Q. Do the standards state anywhere that science or evolution theory is based on atheism or in any way in conflict with belief in God?
A. No, the standards do not address that.
Q. Is it your opinion that to believe in evolution one must adhere to naturalism?
A. If you would define evolution for me.
Q. Evolution as it is in the mainstream of scientific understanding.
A. That’s what I need to have defined.
Q. You don’t understand what I mean by evolution?
A. I know that that’s the slipperiest term in town today and that term can mean change over time, which I agree with completely. That term can mean all that we have in the world today is an accident and I disagree with that. So I need a definition. Q. Is evolution defined in Draft 2?
A. It’s defined in toto, yes. It’s described–actually evolution is– I don’t think it’s described quite like that as a definition like a dictionary definition, but it’s certainly benchmark three, standard three, the 8th through 12th grade is all evolution.
Q. And is it your opinion that that definition stands for naturalism and some sort of religion?
A. The uncritical acceptance of a perspective that says all of life is here by chance, which is, I think, what the minority– excuse me the majority report portrays.
Q. Where does it say that?
A. That’s what I see it in toto. In words it doesn’t say it, that’s what I see.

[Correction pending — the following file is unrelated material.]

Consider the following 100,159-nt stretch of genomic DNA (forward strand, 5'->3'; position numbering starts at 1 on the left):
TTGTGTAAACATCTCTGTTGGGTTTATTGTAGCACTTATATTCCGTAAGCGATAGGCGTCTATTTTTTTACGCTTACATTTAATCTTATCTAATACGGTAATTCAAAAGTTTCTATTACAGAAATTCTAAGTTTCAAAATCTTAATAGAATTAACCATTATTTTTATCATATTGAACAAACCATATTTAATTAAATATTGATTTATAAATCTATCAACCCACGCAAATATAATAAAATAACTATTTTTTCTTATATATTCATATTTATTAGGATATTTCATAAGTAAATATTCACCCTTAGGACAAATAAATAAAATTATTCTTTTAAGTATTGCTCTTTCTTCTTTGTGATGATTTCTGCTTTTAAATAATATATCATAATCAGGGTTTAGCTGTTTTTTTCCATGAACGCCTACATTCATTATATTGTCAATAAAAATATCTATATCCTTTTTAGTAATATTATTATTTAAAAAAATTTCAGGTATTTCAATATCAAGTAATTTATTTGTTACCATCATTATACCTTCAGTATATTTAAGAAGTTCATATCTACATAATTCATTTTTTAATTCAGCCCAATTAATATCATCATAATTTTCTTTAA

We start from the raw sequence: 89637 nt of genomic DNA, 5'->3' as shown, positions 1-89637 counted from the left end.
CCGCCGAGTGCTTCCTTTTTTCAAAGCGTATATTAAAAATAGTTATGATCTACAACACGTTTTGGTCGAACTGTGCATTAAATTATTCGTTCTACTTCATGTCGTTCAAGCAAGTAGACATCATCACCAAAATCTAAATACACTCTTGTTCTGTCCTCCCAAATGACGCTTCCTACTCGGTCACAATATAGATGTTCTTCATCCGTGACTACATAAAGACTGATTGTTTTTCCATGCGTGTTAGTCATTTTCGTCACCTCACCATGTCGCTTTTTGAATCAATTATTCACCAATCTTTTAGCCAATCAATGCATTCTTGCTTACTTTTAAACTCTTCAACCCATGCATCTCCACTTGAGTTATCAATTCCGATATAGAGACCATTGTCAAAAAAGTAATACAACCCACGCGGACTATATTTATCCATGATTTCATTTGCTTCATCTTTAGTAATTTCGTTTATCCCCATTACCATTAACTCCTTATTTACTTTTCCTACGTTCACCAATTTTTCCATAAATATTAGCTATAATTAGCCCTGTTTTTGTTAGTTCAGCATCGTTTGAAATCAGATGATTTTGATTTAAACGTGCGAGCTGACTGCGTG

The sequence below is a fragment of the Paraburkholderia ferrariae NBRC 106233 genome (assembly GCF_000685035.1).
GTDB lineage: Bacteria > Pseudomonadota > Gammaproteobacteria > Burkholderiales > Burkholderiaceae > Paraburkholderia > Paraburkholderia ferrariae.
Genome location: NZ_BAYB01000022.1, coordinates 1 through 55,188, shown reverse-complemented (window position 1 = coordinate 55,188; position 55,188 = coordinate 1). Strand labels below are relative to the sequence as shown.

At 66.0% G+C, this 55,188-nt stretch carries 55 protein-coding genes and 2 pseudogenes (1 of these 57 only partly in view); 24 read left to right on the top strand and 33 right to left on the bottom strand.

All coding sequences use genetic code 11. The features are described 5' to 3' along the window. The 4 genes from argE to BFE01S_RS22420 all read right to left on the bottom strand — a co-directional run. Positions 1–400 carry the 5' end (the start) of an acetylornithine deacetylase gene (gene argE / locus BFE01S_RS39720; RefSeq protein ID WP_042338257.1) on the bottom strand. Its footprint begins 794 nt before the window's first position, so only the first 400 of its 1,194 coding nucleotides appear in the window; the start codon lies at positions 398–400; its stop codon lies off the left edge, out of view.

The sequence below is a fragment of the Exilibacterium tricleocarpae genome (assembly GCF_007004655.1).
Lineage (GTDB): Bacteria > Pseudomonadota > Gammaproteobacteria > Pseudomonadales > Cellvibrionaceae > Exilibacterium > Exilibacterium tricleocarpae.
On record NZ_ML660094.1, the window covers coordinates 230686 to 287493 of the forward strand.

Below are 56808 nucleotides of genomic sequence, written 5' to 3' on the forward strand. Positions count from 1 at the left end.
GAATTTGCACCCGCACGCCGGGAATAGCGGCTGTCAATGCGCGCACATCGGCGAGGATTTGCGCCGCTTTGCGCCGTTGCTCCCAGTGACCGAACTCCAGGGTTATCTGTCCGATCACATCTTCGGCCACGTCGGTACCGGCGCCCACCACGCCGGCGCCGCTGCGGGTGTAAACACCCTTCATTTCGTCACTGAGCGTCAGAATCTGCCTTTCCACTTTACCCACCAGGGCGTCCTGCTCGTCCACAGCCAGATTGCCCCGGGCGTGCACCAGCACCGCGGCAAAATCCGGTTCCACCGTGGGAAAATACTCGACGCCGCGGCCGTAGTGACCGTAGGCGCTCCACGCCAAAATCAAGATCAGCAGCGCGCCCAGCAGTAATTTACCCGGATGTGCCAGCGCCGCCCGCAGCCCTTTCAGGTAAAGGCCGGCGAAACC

Q. So once again, you are assuming that that’s what it says? (Reporter interrupts). Just please hang on. You are simply making an assumption that that’s what it means even though that that is not what it says, correct?
A. I am making the assumption based on working on those standards for the last nine months, yes.
Q. The question is, that’s not what the standards say, correct?
A. We think they need to say it more clearly what evolution is, that’s why we have the Minority Report.
Q. And is it your opinion that mainstream science today is, in fact, analogous to religion?
A. No, no, no, not at all. We’re just talking a tiny sliver of science today that concerns itself with the origin of life. The origin of the universe, that area, I think is fundamentally driven by a naturalistic philosophy, but that is a very, very small piece of science.
Q. Based on your interpretation, is it your opinion that the majority are atheists?
Q. You would agree, would you not, that there is absolutely no conflict between individuals possessing a particular faith and their ability to work in science?
A. I agree.
Q. And you would agree, would you not, that it is exceedingly important that science - for the betterment of humanity, for the education of our children, and for the separation of church and state - should not include atheistic views?
A. I think it shouldn’t include any philosophical or religious views.
Q. I have nothing further for you.
What a witness, arguing that the standards should remain neutral with respect to philosophical and religious views, and who argues nevertheless that the problem with the standards is that they do not include such views…
The good thing about these hearings is that they not only show the scientific vacuity of ID, but also the religious motivations of its supporters. I can’t wait to hear their testimony quoted in the what seems, inevitable, court case. DI must be shuddering at the thought of yet another poorly thought out court case where ID is put to the ‘test’.